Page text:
The field for the biggest video game tournament of all time is ready, and the most famous player in the world, Tyler "Ninja" Blevins, will not be there – at least not as a competitor.
From 26th July to 28th, the Fortnite World Cup will be held at Arthur Ashe Stadium in New York City for $ 30 million between singles and duo events. The winner of the solo competition receives a life-changing grand prize of $ 3 million.
Ninja, who dropped out of the solo competition two weeks ago when he failed to qualify in the final singles qualification, had another chance to reach New York City in the duo competition. In addition to duo partner Malachi "Reverse2k" Greine (who qualified for the solo division), Ninja took part in the online qualifiers for the last time to see if he can move up to New York City.
Although he said he was sick to reach the final Ninja and Reverse2k went through the qualifying rounds on Thursday in qualifying rounds to reach final qualification on Friday. Ninja did not surpass his attempt to qualify for the World Cup and kept his potential qualification secret from the entire Fortnite community.
After three hours, Ninja and Reverse2k finished 64 points, 25 points behind, to make it to the World Cup final. After his team failed to get to New York, Ninja switched to social media to tell his more than four million followers on Twitter that he could not qualify for the World Cup, but still The World Cup will be an event in a sense.
While Ninja performed his last run privately, Turner's "Tfue" Tenney pursued a different approach by letting his entire qualifying experience stream for the last chance without such a delay on Twitch. When Tfue finished third at the Fortnite Pro-Am in Los Angeles with his famous basketball teammate Josh Hart, he competed with partner Dennis "Cloak" Lepore in front of a permanent audience of more than 100,000 spectators for the three-hour qualifier.  The Fortnite Fall Skirmish champions at TwitchCon last year who won $ 510,000, like Ninja and Reverse2k, were on the starting line all day to earn enough points in their ten games to move forward. Tfue and Cloak stumbled through the first half of their games before running a show in the final game of the three-hour qualifying window, whose run had found an anticlimactic finish throughout the day due to long waits plaguing various top players.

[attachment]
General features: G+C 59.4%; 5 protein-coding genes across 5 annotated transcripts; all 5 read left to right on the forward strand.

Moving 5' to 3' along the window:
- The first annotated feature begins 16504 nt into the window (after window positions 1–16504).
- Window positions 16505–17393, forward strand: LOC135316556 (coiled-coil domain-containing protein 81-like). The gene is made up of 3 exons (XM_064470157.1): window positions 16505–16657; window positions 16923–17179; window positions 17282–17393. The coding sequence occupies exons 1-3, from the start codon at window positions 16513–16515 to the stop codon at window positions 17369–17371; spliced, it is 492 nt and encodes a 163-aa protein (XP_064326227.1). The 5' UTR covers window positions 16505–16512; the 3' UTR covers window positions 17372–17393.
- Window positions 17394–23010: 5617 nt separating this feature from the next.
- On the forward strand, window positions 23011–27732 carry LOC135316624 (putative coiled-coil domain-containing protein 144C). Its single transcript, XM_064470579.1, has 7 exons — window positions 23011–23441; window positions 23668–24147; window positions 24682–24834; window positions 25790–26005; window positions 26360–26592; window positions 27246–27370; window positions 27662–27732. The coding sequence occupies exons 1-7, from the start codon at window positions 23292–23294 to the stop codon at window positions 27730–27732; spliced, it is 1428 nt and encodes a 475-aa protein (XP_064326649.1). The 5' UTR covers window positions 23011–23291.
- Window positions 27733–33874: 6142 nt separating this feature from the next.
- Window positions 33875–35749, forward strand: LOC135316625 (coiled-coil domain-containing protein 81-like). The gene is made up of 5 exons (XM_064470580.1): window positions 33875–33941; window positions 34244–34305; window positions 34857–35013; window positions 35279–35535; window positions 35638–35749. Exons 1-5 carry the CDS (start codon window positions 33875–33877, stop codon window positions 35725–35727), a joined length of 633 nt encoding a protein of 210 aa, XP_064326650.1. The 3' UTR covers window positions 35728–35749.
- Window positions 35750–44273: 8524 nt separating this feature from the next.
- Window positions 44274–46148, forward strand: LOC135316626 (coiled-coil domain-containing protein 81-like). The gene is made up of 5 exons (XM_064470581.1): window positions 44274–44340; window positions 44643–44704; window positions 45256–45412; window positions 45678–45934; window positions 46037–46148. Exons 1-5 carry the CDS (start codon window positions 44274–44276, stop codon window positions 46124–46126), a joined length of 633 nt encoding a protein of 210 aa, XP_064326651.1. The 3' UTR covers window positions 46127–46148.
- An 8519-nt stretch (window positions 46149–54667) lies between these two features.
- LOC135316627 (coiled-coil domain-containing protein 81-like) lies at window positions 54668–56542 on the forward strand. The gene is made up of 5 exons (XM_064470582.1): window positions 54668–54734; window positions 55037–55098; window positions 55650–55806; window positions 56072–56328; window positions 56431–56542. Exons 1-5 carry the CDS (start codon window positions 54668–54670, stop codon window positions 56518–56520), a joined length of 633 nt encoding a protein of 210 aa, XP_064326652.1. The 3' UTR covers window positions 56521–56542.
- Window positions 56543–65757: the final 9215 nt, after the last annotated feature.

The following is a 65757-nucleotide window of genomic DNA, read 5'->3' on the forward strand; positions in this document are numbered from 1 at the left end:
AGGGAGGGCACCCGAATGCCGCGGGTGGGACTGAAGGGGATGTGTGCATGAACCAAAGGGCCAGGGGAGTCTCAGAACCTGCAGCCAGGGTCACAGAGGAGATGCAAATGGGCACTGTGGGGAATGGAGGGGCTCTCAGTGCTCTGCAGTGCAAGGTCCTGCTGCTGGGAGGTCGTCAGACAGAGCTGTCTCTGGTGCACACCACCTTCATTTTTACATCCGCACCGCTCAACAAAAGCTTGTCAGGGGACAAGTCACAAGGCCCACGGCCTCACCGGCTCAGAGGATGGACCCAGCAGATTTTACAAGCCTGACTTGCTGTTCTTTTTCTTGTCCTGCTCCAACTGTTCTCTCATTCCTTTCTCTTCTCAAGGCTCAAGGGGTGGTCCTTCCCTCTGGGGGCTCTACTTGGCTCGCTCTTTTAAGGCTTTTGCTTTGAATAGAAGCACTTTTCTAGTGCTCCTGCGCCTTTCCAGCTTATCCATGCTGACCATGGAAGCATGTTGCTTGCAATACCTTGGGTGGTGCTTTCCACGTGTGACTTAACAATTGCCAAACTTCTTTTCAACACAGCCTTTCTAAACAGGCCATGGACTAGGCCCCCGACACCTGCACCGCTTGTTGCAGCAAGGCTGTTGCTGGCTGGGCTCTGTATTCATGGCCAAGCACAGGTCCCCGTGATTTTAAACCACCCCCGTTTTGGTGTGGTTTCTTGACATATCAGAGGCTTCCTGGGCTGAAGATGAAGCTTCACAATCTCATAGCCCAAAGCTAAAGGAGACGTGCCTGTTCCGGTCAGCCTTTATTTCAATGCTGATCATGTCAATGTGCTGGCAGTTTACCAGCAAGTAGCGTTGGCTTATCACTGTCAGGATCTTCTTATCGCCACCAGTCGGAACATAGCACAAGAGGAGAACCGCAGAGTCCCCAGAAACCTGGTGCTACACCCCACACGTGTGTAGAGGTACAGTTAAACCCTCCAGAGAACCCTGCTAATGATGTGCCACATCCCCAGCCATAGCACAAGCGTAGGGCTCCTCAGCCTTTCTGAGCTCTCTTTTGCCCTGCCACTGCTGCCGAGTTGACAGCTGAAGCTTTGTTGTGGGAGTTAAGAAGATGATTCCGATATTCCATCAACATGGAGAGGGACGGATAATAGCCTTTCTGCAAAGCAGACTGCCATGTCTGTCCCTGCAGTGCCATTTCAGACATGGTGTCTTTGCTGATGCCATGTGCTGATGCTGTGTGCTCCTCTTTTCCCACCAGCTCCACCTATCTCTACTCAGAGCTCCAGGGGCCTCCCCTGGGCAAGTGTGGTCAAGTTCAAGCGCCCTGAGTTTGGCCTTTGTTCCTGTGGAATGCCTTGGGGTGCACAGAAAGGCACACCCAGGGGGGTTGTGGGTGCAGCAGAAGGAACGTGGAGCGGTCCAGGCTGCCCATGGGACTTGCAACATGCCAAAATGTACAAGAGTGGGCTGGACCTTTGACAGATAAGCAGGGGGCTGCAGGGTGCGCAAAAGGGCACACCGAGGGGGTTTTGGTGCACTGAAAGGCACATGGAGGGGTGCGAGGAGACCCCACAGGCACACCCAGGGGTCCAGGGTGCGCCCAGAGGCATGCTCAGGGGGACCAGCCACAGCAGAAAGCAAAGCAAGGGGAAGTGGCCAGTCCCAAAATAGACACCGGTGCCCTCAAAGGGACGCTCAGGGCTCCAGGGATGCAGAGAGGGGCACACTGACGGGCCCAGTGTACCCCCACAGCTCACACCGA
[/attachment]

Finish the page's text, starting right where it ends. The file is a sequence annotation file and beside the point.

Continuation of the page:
Another popular team that failed to qualify on Friday was facing similar challenges with the team-liquid team of Thomas "72hrs" Mulligan and Noah "Vivid" Wright facing similar challenges with waiting times. With 80 points and within striking distance of one of the final tickets for the World Cup final, the two faced an unbearably long queue to enter their final and to exclude them from the tournament.
It's Not the End of the Tournament At least for Tfue and Vivid, who both qualified for the solo competition and won the $ 3 million grand prize. Overall, the field for the Fortnite World Cup is littered with relatively unknown players, some of whom are only 14 years old, looking for part of the prize pool that caused a sensation in the world of esports at the first announcement. Like Fortnite itself, the qualifiers for the World Cup were unpredictable and sometimes too crazy for their own good. A tournament in New York lacked a few names that have shaped the game since its meteoric rise in the summer of 2017.  Two years after its release, the Fortnite World Cup will tell us what's next for the game, which has been so successful in the game world and popular culture, but has produced mixed results establishing itself as a sport. Epic Games, the inventors of Fortnite, hope that with Ninja in the crowd and millions of dollars, one or two new stars will be born in a city famous for producing them. The future of Fortnite as Esport could depend on it.